Effects of Promotional Messages on Intention to do Exercise
The aim of this project was to investigate health-based and social-norm based promotional messages and gender, to see how they interact to affect college students’ intention to perform physical activity and exercise.
College students are not completing sufficient amounts of physical activity to gain from the associated physical and psychological health benefits. Current strategies often aim to increase knowledge on the health benefits of regular physical activity. However, recent research suggests the potential effectiveness of using social norms to promote college students’ intention to perform physical activity. Social norms are the perceived appropriateness and value of behaviours in society. Individuals who believe that meeting the recommended amounts of physical activity is the “norm”, could adopt a view that this behaviour is socially desirable and increase their physical activity. 102 participants completed the Theory of Planned Behaviour Questionnaire after viewing either no message, a health message or a social norm message, to determine if message type had a significant effect on the students’ intention to perform physical activity.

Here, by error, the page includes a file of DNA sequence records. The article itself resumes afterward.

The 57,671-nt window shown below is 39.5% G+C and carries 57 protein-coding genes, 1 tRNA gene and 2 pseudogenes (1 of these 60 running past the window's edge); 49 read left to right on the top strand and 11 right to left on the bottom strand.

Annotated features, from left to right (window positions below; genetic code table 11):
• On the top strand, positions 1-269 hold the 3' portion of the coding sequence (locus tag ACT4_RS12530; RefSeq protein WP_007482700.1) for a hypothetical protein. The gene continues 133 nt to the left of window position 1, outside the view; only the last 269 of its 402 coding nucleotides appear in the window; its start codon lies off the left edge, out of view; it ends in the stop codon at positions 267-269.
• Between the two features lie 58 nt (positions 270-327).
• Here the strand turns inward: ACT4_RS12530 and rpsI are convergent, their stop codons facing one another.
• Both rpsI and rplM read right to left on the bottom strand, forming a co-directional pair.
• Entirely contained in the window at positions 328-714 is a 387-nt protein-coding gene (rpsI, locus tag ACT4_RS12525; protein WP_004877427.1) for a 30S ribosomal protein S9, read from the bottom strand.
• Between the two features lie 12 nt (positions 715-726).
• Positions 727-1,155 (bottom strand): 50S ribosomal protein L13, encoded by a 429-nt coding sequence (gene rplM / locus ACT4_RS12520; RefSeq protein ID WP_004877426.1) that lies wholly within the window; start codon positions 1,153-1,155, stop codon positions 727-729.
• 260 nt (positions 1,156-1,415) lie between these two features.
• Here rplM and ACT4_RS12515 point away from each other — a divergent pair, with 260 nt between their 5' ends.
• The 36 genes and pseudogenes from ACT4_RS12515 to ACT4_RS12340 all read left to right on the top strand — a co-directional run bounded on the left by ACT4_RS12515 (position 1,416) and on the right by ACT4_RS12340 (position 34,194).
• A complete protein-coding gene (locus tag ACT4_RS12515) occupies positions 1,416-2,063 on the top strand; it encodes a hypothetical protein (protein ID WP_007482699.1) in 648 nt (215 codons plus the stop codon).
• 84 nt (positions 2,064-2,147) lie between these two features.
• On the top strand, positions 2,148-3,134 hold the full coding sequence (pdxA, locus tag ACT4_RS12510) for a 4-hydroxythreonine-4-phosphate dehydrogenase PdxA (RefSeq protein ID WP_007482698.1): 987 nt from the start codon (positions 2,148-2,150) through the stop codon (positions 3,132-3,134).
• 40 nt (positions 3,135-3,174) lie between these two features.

A significant difference between the health message and no message group (p=.008) and the social norm message and no message group (p<.001) was found. This supports previous findings that promotional messages can increase intention to perform physical activity. The findings of this study highlight the potential use of social norm based messages to increase intention to perform physical activity.